When I began looking through my library for references to the Singapore Sling, it immediately became apparent that I could easily turn this article into a recipe comparison. The variety of recipes was astounding. So astounding, in fact, that I’ve decided to save the comparison for another time. Instead, I’d like to marvel at how wonderfully complex and joyous this cocktail can be. Every sip affords you a sweet, tart, aromatic, bitter, and herbal flavor. It is truly the result of a master’s work, every ingredient amount tweaked to perfection to create a balance not often seen in cocktails containing more than a few ingredients, let alone nine.
Now, for a bit of history. The Singapore Sling was created by Ngiam Tong Boon at the Raffles Hotel in Singapore. But, of course, it’s history cannot be that simple. Dr. Cocktail offers up nearly a research paper on the history on this drink in Vintage Spirits & Forgotten Cocktails, so I won’t go too deep, as he has gone there and beyond. This drink came about from a confusion on the type of cherry brandy employed in a Straits Sling. The original drink (2oz gin, 1/2oz kirschwasser, 1/2oz Benedictine, juice of 1/2 lemon, 2 dashes orange bitters, 2 dashes Angostura bitters) uses an eau de vie, which is much drier than a cherry brandy although not as dry as maraschino liqueur… the intrigue and wonder of the rest of this story are indeed breathtaking, but they must be saved for another time… the drink is calling.
- 1 1/2oz gin
- 1/2oz Peter Herring Cherry Heering
- 1/4oz Cointreau
- 1/4oz Benedictine
- 2oz pineapple juice
- 1 dash Angsostura bitters
- 1/4oz grenadine (homemade)
- 1/2oz lime juice
- club soda
- orange slice and maraschino cherry, for garnish
Shake all ingredients except the club soda with ice, and strain into a highball glass. Fill mostly full with ice, and top with the club soda. Garnish.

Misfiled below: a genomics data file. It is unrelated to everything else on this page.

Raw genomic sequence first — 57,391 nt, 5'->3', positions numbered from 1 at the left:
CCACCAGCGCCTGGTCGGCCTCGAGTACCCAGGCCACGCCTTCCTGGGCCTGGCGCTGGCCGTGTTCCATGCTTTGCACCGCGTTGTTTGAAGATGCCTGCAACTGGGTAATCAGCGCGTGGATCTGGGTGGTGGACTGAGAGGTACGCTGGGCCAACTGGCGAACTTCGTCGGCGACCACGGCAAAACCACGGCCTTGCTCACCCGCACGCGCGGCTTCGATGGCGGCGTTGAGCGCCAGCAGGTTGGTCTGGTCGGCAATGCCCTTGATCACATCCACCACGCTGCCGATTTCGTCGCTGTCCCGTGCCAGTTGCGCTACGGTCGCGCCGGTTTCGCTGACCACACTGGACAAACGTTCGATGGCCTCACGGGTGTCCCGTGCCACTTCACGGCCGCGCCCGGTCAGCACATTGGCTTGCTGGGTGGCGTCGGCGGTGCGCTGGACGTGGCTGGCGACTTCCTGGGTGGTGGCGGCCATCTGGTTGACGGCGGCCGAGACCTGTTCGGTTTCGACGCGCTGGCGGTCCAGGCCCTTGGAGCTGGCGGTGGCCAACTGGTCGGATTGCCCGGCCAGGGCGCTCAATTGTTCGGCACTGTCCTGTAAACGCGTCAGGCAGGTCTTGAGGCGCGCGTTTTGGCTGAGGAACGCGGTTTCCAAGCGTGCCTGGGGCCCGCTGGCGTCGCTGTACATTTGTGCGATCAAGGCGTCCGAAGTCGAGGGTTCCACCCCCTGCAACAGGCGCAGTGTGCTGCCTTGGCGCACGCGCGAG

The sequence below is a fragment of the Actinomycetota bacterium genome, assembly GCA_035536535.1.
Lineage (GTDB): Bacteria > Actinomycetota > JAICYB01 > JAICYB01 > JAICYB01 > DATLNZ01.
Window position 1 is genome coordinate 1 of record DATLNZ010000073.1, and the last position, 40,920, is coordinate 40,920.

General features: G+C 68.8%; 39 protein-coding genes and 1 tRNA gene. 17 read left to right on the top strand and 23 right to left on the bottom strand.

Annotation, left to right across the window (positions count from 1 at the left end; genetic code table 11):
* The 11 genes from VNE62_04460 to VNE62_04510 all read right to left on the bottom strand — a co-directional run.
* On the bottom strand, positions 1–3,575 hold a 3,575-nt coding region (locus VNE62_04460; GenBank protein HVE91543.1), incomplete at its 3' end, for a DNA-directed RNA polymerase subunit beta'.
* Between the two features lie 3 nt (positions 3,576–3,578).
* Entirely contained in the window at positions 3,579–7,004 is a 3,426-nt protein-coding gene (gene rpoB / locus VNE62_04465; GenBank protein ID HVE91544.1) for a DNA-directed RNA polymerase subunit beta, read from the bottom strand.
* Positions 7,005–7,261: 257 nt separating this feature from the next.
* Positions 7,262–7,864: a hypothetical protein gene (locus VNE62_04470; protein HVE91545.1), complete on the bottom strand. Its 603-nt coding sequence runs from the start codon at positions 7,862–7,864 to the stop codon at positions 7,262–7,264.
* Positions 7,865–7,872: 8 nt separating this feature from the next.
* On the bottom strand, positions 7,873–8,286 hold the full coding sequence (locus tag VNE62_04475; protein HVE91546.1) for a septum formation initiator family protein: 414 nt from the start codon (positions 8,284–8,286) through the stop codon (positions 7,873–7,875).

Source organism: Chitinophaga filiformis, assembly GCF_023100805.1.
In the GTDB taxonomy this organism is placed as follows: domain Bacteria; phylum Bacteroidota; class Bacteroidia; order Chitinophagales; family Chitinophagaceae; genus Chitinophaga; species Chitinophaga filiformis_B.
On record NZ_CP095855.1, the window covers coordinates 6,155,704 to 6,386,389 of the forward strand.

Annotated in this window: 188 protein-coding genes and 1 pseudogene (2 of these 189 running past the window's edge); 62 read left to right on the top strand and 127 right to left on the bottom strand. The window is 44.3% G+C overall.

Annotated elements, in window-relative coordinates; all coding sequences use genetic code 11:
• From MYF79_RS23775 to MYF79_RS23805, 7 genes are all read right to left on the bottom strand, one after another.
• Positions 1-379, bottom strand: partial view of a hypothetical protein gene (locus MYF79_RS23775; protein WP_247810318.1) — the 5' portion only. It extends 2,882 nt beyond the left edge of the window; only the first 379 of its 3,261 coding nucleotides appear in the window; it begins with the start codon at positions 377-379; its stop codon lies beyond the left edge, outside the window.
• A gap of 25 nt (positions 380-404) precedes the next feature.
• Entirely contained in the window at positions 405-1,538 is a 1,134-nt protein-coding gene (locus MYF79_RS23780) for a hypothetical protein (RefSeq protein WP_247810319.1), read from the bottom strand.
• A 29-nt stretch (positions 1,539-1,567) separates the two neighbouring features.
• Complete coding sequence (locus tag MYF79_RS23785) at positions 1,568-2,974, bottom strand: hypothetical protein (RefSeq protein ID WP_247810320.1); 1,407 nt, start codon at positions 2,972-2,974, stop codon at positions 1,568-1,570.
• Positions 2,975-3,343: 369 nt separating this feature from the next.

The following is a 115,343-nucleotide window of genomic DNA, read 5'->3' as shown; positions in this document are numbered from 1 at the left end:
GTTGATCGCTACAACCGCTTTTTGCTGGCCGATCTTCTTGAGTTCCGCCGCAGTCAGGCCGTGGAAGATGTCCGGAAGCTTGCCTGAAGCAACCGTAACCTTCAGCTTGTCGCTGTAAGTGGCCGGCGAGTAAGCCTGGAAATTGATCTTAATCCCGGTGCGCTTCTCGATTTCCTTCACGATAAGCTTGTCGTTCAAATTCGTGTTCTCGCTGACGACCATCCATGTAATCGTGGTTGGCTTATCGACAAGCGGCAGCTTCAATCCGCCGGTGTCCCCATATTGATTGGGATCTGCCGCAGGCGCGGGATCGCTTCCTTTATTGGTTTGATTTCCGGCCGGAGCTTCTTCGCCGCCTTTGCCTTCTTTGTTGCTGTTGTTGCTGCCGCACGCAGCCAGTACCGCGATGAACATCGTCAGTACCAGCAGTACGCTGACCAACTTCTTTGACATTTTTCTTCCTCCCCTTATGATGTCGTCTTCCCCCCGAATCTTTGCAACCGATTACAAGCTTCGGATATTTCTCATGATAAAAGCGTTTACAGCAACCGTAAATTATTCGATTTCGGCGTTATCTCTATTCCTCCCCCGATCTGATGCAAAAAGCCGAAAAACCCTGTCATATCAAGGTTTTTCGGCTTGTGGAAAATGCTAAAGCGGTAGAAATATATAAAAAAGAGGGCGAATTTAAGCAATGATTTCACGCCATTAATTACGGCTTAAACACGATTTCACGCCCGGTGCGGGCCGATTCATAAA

The Craft of the Cocktail, Dale DeGroff
Some bystanders may pass right over this drink, calling it just another sweet drink, but those who look further will be surprised to find a hidden complexity beyond that first sip. It’s possible to pick out nearly every one of the ingredients as they work their magic on your tongue. The Benedictine is key to the depth of this drink, and the Angostura bitters could not be left behind. The Cointreau isn’t merely a sweetening agent, but lends a subtle orange peel taste to match with the aroma of the garnish. I feel like I could go on forever depicting all the flavors that are bouncing around in my mouth, but I shall leave you with the following to ponder. The Peter Heering, although mostly masked, is the key component that really bringing the rest of the ingredients to life.
My photoshoot ended abruptly as the wind picked up and knocked over the my Singapore Sling. I just sat there for a minute, awestruck at the power of the wind and wondering if I had gotten a good shot. Content that I had, I jumped up and went back in to make myself another. Singapore Slings are not hard to make. They are hard to stop making.